In addition consumers, spooked by the jobless rate, don't seem eager to resume their free-spending ways. Indeed, it's possible they simply never will because they won't be able to get access to the levels of debt available before. "They are most likely to spend more on groceries and the like," says Marks. "I would not expect people to buy a new pair of earrings."
Without a significant pickup in retail sales on the one hand and lending capacity on the other, there's another looming disaster—the potential for default. A large number of mortgages are coming due, just when vacancy rates are up and ailing banks are unable to provide refinancing. Over the next three years, $594 billion of commercial real estate loans will mature—many written with aggressive terms, according to Foresight Analytics.
That compares to an estimated $419 billion from 2006 to 2008. Already, there has been a significant increase in the number of maturing loans that have been refinanced with one-year extensions. But, without a revival of CMBS, the capacity to refinance will be severely diminished. While some maturing loans may qualify for refinancing, according to Anderson, others—especially those from 2006 and 2007—won't. The result: an increase in maturity defaults on loans with insufficient capital available to replace the maturing amount.
A rebound in values could mitigate the problem. If that doesn't happen, however, "As a lot of loans come up for refinancing, and properties are not earning as much because of rising vacancies and falling rents, delinquencies will reach a level we haven't seen since the early '90s," says Victor Calanog, director of research at commercial real estate research firm Reis Inc.
For developers, there's almost no place to hide. Most are "blocking and tackling," says Anthony Buono, executive managing director of CB Richard Ellis—cutting costs, renegotiating tenant contracts and so on. But they're taking other steps, as well. For example, Buono also sees an increased use of "cost segregation," an asset depreciation technique that increases cash flow by separating personal property, land improvements, building components and land.
Perhaps the most promising alternative is to expand further into other related areas. Urban Retail, for example, forged an alliance with Streetmac, a Northbrook, Ill.–based commercial real estate financing firm, which will provide advice about acquiring and managing distressed retail mall properties. Similarly, Cosa Mesa, Calif.–based Donahue Schriber recently moved most of its development staff to work in leasing. "We'd rather have our managers make sure they're collecting the rent and adding tenants," says Patrick Donahue, president and CEO. "You need to be in front of your tenants more."
Ultimately, without these government initiatives—both the PPIP and the stimulus package—the outcome most likely would be considerably more severe. Whether they're the right moves, however, is less clear. "We're in the midst of a significant experiment." Just when Glickman will feel ready to indulge in a new suit is anybody's guess.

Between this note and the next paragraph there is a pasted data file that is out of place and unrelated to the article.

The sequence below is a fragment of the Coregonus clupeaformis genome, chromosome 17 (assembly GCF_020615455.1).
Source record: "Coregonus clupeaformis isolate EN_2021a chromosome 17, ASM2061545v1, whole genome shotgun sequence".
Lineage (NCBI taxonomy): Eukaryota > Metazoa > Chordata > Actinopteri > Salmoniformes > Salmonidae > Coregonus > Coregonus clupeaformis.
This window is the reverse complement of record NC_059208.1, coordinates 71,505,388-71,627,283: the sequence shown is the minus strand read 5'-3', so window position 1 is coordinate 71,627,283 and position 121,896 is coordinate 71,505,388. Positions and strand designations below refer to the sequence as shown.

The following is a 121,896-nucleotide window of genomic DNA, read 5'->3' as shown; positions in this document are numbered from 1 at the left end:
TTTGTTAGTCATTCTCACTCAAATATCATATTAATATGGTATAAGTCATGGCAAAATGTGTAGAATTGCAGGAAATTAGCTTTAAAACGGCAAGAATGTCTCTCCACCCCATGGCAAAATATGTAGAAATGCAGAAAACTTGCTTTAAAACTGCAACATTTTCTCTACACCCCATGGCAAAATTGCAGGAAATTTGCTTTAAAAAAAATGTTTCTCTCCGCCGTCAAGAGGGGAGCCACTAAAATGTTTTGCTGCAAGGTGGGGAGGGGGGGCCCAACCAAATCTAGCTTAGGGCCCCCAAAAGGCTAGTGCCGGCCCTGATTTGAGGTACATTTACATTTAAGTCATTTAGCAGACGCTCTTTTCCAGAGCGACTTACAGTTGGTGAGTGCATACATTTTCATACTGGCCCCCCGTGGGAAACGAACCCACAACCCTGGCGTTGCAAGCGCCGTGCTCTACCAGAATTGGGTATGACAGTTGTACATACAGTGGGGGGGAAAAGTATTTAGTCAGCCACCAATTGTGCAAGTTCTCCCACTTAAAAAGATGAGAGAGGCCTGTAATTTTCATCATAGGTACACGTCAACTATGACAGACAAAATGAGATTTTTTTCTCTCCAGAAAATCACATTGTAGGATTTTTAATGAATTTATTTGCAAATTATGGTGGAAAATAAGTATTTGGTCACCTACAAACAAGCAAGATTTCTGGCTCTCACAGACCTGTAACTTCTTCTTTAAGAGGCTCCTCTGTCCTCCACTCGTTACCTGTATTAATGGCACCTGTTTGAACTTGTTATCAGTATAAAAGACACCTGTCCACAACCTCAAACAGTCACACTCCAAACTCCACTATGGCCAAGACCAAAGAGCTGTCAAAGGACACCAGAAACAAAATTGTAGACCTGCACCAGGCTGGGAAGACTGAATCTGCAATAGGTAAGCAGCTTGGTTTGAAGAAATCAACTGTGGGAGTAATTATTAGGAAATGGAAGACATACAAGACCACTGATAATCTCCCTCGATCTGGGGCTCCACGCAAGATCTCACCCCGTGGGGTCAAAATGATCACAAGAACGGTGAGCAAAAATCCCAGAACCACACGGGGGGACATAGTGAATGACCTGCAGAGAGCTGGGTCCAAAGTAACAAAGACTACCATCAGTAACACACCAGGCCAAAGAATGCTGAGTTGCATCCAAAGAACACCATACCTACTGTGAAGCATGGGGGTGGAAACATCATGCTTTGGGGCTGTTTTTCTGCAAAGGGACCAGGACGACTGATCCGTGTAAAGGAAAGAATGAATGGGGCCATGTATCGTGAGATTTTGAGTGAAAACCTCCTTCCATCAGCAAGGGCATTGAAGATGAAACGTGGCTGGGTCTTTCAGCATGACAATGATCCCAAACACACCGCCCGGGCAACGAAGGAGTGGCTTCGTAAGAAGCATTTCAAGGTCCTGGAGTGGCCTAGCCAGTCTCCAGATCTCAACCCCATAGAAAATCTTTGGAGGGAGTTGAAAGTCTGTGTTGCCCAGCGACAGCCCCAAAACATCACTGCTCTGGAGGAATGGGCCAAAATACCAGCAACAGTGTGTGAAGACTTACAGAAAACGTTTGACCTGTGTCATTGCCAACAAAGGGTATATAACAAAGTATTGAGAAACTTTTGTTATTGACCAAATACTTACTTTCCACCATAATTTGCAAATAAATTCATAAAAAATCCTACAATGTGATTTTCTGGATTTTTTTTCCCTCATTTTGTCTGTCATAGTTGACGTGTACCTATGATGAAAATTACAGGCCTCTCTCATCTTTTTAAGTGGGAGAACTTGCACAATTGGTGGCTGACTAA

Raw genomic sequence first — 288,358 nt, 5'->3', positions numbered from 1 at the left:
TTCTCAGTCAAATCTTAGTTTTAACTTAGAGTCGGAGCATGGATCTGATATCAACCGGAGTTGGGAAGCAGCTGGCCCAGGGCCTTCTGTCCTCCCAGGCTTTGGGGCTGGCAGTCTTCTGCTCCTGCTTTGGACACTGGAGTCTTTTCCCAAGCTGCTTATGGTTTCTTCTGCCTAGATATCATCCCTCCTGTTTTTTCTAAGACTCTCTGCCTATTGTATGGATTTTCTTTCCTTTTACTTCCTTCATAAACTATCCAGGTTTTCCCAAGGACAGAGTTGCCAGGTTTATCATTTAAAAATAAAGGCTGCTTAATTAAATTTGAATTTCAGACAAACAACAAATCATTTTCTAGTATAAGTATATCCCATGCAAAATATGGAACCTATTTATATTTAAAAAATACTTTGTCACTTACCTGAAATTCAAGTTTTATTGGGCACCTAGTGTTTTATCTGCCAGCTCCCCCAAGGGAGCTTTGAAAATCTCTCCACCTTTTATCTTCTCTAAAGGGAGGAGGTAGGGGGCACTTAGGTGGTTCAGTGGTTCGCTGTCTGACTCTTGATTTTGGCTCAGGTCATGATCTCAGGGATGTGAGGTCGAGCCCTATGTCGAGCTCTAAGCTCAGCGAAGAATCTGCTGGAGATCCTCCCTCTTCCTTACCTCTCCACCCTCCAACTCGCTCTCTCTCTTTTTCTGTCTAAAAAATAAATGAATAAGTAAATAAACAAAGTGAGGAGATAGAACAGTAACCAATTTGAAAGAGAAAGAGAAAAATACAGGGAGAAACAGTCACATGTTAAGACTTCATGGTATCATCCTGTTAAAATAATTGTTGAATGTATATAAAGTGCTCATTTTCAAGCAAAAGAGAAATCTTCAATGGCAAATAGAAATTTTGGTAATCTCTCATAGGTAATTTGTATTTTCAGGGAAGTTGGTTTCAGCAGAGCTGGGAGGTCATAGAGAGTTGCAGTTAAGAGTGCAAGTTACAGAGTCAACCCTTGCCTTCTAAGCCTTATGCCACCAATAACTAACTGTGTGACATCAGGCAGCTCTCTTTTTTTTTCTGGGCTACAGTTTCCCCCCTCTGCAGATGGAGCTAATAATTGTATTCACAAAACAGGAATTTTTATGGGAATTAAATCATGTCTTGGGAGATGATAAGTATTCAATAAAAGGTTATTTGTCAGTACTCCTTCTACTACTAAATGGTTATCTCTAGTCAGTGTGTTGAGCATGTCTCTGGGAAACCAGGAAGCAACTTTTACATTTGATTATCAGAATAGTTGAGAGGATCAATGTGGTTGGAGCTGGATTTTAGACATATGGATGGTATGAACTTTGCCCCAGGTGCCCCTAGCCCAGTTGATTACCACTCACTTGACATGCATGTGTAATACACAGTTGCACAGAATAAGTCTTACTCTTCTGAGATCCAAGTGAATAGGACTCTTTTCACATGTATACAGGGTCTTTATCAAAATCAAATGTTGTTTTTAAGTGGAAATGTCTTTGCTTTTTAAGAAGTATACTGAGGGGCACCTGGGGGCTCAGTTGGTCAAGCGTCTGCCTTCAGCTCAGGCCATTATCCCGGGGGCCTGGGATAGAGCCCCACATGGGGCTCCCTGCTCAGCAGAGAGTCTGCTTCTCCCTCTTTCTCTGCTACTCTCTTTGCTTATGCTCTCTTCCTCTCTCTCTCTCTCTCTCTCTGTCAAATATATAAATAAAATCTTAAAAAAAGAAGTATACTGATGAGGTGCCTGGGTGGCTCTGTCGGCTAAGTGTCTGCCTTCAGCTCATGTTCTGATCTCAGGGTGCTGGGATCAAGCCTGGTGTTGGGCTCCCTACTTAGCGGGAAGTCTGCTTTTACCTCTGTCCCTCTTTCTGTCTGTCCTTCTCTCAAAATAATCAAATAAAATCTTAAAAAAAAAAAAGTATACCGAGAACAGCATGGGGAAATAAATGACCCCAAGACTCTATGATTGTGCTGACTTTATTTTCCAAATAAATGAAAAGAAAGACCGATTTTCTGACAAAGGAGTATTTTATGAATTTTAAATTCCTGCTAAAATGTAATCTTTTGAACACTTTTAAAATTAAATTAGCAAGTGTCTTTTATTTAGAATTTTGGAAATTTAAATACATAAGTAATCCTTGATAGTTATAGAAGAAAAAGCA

The Treasury Department's plan, the Public-Private Investment Partnership (PPIP), which was unveiled in March, is meant to "draw new private capital into the market by providing government equity co-investment and attractive public financing," according to Treasury material. Comprised of two initiatives, the Legacy Loan Program (p. 42) and the Legacy Securities Program (p. 46). Private investors will only have to come up with about 8.3 percent of the cash, with the government funding the balance of purchases.
Legacy Loan Program
It's designed to encourage the sale of "legacy assets" (what used to be known as "toxic assets") now held by banks to skittish private investors. That feat is to be accomplished through investment by private parties and the Treasury, with debt guarantees provided by the FDIC at a debt-to-equity ratio of up to 6:1. The FDIC also will be responsible for auctioning off loan pools selected by banks. The Treasury will fund half of the necessary equity investment; the bidder provides the other 50 percent. The private investor then must manage the asset, while the Treasury must manage its Legacy Securities Program.
Legacy Securities Program
This is aimed at improving the liquidity of existing securities. It has two parts. First is an expansion of the Term Asset-Backed Securities Loan Facility (TALF). Originally introduced in November, TALF covered new auto, credit card, small business and student loans. In February, that was expanded to include CMBS. (So far, none of the monthly rounds have included CMBS, however). Now, the latest plan takes that one step further by including legacy non-agency RMBS and AAA-rated CMBS. The Federal Reserve will extend loans to purchase these assets.
The second part is the creation of five funds, in which Treasury will match private-sector equity investments. To finance debt, Treasury can provide senior debt financing of 50% to 100% of total equity. The securitized assets must have been issued before 2009 and AAA-rated by at least two of the major ratings agencies. Not just anyone can run these funds. They must have a demonstrated capacity to raise at least $500 million of private capital and a minimum of $10 billion of eligible assets under management, among other things. That part bothers Lisa Pendergast, managing director.